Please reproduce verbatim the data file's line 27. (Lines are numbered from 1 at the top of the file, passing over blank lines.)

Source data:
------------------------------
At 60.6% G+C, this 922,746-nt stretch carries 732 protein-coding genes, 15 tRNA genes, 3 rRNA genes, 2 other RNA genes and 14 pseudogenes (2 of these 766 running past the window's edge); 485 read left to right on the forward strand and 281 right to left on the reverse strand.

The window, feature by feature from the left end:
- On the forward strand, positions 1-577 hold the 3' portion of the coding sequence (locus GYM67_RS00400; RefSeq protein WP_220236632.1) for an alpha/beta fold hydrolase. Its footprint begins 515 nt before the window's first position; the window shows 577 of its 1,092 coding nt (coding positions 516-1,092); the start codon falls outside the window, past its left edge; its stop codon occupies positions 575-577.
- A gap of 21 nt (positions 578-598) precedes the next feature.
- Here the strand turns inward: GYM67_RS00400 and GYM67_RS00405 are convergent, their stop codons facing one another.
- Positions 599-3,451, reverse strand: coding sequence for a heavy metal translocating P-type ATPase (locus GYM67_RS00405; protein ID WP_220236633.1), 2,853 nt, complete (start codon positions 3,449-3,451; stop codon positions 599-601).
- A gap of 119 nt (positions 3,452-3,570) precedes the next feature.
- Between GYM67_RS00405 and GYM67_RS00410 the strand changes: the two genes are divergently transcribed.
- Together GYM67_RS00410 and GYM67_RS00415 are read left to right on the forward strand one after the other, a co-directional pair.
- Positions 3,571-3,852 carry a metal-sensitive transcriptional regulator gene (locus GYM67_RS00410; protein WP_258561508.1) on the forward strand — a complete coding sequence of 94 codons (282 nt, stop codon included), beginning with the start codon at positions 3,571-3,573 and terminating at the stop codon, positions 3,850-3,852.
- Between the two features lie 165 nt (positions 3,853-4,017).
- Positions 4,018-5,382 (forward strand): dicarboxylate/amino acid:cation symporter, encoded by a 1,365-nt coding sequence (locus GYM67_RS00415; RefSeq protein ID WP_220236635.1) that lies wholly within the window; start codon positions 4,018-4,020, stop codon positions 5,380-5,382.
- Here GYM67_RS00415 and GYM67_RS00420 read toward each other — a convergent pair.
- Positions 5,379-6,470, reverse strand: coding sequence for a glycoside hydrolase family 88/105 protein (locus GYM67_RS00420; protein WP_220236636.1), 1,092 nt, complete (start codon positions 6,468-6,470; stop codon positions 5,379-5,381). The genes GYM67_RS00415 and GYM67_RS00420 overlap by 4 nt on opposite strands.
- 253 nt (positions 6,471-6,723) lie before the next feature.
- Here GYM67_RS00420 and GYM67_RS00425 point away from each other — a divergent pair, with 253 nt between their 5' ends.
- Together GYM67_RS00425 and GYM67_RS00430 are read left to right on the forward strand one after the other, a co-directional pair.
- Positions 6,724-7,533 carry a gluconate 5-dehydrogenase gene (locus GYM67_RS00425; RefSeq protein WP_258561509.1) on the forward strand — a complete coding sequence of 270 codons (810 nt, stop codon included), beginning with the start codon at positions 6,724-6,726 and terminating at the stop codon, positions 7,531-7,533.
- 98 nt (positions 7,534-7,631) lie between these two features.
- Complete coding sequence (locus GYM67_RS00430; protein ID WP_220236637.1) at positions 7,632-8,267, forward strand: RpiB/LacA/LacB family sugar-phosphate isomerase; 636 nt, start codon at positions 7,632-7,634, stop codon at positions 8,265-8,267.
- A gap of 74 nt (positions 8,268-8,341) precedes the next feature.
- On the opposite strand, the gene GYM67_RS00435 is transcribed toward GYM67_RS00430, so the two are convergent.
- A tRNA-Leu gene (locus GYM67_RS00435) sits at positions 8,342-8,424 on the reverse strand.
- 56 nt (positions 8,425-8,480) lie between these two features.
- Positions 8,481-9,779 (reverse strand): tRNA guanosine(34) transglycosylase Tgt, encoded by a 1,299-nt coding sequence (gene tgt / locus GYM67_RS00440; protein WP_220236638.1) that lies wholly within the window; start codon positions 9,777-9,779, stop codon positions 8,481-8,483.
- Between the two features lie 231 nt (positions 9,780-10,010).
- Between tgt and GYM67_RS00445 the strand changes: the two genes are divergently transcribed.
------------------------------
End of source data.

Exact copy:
- Between tgt and GYM67_RS00445 the strand changes: the two genes are divergently transcribed.